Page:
Hurray for privacy and Intelligent Tracking Prevention
One of the highlights of Safari for macOS and iOS is Intelligent Tracking Prevention. This reduces cross-site tracking by limiting cookies and other website data.
Apple’s technology is far more sophisticated than simply blocking third-party cookies, though. It employs an on-device machine learning model to identify the domains that have the ability to track the user cross-site. And user tracking data can’t be appended to URLs, either.
According to research by The Information, Apple’s moves have been quite effective. “Since Apple introduced what it calls its Intelligent Tracking Prevention feature in September 2017, and with subsequent updates last year, advertisers have largely lost the ability to target people on Safari based on their browsing habits with cookies, the most commonly used technology for tracking,” the publication reports.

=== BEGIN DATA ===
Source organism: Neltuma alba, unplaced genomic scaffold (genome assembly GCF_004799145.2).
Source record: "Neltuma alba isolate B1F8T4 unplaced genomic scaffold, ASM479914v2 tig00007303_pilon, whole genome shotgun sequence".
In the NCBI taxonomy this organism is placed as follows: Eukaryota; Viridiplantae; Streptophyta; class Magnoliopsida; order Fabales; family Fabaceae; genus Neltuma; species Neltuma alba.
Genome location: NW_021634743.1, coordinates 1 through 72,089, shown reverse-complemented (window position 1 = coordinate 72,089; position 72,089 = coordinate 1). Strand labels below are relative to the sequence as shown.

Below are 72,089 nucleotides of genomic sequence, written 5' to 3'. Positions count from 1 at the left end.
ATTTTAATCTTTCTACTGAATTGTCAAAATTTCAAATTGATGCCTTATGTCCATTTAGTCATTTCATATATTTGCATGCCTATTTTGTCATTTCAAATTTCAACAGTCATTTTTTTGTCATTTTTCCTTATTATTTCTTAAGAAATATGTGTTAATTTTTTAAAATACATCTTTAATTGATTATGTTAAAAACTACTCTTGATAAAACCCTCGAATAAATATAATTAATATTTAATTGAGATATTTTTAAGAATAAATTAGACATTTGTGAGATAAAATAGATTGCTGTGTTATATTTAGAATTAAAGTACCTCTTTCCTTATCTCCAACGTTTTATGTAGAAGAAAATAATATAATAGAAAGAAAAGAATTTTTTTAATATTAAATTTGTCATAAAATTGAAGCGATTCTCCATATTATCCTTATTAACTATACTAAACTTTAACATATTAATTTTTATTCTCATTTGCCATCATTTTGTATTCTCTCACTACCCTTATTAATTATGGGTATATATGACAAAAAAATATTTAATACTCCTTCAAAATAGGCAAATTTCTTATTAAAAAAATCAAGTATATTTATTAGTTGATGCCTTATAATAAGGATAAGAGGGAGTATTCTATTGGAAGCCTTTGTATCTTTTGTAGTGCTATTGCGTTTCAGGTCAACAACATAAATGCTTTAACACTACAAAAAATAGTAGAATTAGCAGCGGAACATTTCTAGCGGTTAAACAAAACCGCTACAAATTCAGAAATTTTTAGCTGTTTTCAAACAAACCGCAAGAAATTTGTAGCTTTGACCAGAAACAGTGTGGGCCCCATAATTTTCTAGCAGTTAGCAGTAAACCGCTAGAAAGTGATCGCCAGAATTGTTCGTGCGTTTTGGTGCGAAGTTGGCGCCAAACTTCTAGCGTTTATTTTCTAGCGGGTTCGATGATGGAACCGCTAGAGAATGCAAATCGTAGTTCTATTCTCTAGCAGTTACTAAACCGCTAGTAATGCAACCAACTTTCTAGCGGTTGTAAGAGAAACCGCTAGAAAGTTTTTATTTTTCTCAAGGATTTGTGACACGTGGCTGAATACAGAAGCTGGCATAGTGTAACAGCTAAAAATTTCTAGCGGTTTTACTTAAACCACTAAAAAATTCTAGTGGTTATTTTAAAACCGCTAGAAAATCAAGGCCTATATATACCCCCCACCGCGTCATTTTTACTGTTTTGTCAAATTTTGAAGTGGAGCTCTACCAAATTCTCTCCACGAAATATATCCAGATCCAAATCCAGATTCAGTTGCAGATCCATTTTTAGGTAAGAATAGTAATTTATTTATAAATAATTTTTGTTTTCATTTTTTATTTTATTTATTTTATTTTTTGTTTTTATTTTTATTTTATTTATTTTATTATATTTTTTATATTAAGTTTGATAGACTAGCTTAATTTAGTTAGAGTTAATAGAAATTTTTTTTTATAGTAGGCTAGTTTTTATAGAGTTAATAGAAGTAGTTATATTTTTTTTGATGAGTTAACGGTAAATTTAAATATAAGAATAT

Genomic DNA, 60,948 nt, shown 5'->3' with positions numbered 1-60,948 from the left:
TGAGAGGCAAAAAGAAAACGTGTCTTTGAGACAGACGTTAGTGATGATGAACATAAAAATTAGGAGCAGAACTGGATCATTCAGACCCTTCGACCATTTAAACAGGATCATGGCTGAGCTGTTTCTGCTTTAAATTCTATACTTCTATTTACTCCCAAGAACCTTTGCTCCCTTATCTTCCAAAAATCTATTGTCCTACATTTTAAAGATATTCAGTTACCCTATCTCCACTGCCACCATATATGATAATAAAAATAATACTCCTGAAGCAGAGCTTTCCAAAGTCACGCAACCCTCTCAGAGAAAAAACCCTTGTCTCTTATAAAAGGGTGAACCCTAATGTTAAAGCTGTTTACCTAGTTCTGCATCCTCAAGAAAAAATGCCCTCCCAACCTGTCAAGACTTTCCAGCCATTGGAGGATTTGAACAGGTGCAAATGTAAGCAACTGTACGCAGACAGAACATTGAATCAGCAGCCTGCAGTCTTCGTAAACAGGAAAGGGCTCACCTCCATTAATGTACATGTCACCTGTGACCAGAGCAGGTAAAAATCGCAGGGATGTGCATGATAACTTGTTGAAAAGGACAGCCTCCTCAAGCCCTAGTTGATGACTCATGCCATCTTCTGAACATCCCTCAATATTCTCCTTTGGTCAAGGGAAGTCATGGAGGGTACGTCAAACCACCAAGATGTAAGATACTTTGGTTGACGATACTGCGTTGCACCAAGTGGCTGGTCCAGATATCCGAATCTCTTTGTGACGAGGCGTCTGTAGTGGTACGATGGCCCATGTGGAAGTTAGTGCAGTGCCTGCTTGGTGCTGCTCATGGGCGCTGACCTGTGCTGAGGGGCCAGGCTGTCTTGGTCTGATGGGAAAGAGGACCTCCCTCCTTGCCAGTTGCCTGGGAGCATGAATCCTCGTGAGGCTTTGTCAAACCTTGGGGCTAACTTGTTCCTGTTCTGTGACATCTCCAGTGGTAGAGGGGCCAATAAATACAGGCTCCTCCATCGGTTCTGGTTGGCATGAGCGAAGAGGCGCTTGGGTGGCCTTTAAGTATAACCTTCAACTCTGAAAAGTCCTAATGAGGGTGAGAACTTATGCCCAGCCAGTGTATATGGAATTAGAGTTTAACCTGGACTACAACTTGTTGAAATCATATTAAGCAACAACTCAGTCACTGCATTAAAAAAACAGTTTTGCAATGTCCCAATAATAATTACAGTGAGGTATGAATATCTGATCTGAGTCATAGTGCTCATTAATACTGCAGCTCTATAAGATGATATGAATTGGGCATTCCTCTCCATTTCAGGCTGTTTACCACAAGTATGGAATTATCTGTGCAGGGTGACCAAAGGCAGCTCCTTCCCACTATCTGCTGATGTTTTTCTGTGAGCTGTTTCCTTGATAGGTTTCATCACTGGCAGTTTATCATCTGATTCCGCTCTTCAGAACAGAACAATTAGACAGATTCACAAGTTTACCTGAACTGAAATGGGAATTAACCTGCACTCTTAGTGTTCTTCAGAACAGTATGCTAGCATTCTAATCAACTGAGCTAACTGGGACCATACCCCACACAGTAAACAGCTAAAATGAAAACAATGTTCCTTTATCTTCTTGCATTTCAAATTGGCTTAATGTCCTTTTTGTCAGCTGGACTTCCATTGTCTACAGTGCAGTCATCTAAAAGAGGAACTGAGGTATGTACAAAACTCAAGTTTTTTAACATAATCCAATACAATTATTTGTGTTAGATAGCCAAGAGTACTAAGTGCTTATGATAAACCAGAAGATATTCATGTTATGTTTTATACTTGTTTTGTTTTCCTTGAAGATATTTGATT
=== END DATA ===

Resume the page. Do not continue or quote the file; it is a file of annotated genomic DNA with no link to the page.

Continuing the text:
This is a positive development for everyone who doesn’t want to be tracked, and surely warms the heart of privacy advocates. Apple takes a strong stance on protecting user privacy.
However, it’s less good for websites that depend on ad revenue. In fact, some advertisers expect to pay 60% less to display an advertisement on a Mac or iPhone because they don’t know anything about the person viewing that ad, according to The Information.
… but there are limitations
Advertising agencies try to build profiles on users, and with cookies can reconstruct almost everywhere they go on the web. This leads to, for example, someone spending a few minutes looking at mattresses online, and then seeing mattress ads appearing on every website for weeks.
Apple’s Intelligent Tracking Prevention prevents this, but it doesn’t mean Safari users see fewer ads. The advertisements just aren’t targeted. That means the person is less likely to be interested in what they see.
Also, it does nothing for sites like Facebook that have built their own profiles of each user’s likes and dislikes. These can still be used for targeted advertising.
Just keep in mind that Apple and advertising agencies are in a spy-versus-spy contest. Companies regularly come up with new methods to track users — and the iPhone-maker then stops them.